As news of General Kale Kayihura’s sacking as Inspector General of Police (IGP) Kale Kayihura spread within the force, two camps appeared to emerge pitting the young officers on one side and the old guard on the other.
The officers shared information via their Whatsapp groups within hours after Okoth Ochola was elevated to take over Kayihura’s job and Brigadier Sabiiti Muzeei was drafted in from the Military Police to be Ochola’s deputy.
In the other changes announced by President Museveni on Sunday evening, General Elly Tumwine was appointed Minister for Security, replacing Lt. General Henry Tumukunde.
Uganda Radio Network contacted a total of 20 officers between the ranks of Assistant Superintendent of Police (ASP) and Assistant Inspector General of Police (AIGP).
Some of the officers are seen to be very loyal to Kayihura, while others were critical of his management style but all of them had one common factor. They could not believe what had happened and how he could be fired just like that.
“That guy as much as I don’t like him, was the true definition of loyalty to the president. I could never have imagined him being thrown away like that, ” an officer at the rank of AIGP said.
Another said, “At least now our colleagues will think twice before selling their hearts out to politicians.”
Even though, many people in the public had foreseen the action of the President against Kayihura and Tumukunde for their fights and bickering, most officers felt it was the president trying to trim Kayihura’s power but he would serve until his contract expired.
Kayihura’s three-year contract was renewed in 2016. But the shock did not stop some of the officers from expressing their relief and others their misery.
The senior officers who have been in the force for long, were the most relieved having complained over the years in private about the disrespect they had been getting from Kayihura. Picked from the military in 2005 to head the police force, Kayihura was known to openly despise career police officers, especially those who dared criticise his management style.
Their biggest problem with Kayihura was how he passed them over in preference to the young officers fresh from training. The latter, however, lacked requisite skills and experience in law enforcement and policing.
It was a cold war whose effects were mainly felt at the level of directors where the old guard secretly fought the young and ambitious officers. Officers such as the late Andrew Felix Kaweesi, Grace Akullo, the Director Criminal Investigations and Amos Ngabirano, who resigned recently as Director ICT, were leading the pack of new officers that Kayihura preferred to work with. Kaweesi had risen to the rank of AIGP at the time of his death in March 2017, when gunmen sprayed his vehicle with bullets killing him, his driver Godfrey Mambewa and bodyguard Kenneth Erau instantly.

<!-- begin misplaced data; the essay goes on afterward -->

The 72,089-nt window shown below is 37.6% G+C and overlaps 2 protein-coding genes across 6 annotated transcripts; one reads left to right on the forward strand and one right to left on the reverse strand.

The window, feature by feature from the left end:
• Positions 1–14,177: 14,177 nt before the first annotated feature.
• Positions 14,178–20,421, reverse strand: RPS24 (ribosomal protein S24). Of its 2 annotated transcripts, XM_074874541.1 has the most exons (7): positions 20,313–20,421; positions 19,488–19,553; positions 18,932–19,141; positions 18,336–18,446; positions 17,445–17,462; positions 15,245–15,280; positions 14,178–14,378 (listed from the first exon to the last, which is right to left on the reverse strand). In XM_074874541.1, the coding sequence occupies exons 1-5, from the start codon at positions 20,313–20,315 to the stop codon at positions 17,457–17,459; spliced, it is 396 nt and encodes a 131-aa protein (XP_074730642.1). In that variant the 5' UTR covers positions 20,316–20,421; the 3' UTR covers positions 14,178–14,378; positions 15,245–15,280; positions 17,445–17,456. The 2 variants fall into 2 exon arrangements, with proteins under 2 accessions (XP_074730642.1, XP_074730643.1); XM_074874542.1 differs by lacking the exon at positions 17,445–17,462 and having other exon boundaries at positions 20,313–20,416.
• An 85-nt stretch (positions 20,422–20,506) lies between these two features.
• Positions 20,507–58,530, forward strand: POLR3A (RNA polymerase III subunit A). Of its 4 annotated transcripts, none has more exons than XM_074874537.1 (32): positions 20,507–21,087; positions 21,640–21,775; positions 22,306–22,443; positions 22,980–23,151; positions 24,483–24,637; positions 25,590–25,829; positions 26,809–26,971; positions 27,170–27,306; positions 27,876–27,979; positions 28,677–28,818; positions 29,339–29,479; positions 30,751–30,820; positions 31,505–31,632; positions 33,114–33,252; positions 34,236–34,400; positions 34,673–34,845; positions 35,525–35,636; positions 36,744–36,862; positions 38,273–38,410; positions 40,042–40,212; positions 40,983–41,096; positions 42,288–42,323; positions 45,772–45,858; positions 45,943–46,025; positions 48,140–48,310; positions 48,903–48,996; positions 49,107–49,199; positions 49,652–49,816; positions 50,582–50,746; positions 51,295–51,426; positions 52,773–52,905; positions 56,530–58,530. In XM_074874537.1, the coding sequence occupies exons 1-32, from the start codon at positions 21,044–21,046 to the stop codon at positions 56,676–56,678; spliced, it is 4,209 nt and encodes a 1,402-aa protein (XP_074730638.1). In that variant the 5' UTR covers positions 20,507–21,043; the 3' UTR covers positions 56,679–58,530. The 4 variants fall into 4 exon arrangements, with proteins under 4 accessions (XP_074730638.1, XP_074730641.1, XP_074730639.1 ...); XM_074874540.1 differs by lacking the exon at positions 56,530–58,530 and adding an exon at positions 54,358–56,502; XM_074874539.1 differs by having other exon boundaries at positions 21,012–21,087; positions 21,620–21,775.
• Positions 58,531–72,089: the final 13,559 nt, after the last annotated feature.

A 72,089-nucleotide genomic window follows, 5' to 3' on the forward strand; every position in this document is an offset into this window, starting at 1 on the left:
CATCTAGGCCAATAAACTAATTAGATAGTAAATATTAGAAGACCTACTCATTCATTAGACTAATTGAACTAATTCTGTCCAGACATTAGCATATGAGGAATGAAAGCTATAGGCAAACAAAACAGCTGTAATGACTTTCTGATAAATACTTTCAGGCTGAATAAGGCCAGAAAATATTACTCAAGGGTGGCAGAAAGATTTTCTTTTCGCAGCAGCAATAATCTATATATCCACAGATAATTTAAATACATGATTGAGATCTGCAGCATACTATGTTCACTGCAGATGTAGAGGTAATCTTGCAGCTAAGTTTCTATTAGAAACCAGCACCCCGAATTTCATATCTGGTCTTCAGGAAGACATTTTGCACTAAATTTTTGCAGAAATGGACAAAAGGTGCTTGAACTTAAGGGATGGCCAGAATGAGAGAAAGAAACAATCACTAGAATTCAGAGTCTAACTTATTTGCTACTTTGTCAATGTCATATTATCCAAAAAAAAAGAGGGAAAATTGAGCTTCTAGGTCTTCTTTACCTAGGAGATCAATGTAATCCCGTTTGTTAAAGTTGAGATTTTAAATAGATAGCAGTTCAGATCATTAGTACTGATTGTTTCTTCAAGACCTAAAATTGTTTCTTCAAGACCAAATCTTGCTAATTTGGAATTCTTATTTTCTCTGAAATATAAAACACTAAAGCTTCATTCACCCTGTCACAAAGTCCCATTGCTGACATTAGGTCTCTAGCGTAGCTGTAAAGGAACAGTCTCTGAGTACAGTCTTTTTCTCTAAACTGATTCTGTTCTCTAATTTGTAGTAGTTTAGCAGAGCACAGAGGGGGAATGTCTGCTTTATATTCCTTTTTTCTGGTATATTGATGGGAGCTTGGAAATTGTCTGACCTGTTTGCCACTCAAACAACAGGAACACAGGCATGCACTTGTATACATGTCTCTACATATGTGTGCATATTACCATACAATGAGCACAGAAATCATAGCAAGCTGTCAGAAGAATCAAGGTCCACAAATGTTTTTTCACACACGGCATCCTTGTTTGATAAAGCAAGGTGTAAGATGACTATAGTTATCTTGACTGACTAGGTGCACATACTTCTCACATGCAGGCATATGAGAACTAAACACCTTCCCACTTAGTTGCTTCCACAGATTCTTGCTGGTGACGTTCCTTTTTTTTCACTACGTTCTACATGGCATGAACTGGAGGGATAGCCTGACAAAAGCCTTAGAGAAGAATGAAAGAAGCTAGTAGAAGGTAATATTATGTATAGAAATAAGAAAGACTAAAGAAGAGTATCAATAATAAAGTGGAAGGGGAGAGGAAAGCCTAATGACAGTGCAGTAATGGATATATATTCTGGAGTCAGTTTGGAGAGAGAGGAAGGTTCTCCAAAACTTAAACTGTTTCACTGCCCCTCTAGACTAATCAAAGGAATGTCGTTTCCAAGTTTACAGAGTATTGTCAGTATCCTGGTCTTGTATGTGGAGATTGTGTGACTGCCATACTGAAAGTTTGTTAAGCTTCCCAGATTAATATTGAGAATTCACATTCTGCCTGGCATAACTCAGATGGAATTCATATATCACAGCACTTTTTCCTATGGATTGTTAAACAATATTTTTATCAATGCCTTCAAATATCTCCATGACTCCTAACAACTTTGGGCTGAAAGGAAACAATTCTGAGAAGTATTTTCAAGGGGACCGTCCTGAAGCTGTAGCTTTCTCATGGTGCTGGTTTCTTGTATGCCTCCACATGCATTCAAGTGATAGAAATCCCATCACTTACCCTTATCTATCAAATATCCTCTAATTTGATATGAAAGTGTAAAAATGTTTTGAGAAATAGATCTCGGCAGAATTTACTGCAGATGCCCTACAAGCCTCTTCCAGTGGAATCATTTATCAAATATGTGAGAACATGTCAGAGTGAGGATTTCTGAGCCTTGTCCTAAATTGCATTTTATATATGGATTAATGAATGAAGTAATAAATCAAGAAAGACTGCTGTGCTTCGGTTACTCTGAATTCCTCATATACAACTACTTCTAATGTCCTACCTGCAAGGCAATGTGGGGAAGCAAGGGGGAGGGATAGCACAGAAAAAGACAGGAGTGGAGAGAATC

Many of the old guard see changes in fortune since Okoth Ochola, the new Inspector General of Police, is one of them.
A good administrator, Okoth Ochola had never served in the area of Operations for the more than 30 years he has been in the police force. Without the operational ability, the young and enthusiastic Brigadier Sabiiti Muzeei who joined the army in 1998 is likely to overshadow his boss and make the decisions.
“It’s hard to tell what will happen now. Okoth Ochola is about to retire but even for the few years he has left, I don’t think he has the capacity to make operational decisions for the force, ” one of the old guards said.
While the uncertainty is shared by most officers, those who have been close to Kayihura and highly favoured are pained by the changes and the uncertainty about their future in the force is even much more worrying.
After six years as Deputy Inspector General of Police, sitting and observing from the shadow, Okoth Ochola is credited for his understanding of the personnel; their strength and weaknesses.
This is a factor that some officers fear may work against them.
Freddie Egesa, a former police officer says “this is the best decision that the president has made in 2018.”
A known critic of Kayihura’s management style, Egesa adds: “I hope now the police decisions and authority can flow through the ranks and not through the windows as has been the case.”
Another former police officer went on social media last night and expressed his excitement after Kayihura was relieved of his command duties.
Francis Muzahura posted, “I can now go back to police. I hope a police officer will regain his respect and confidence.”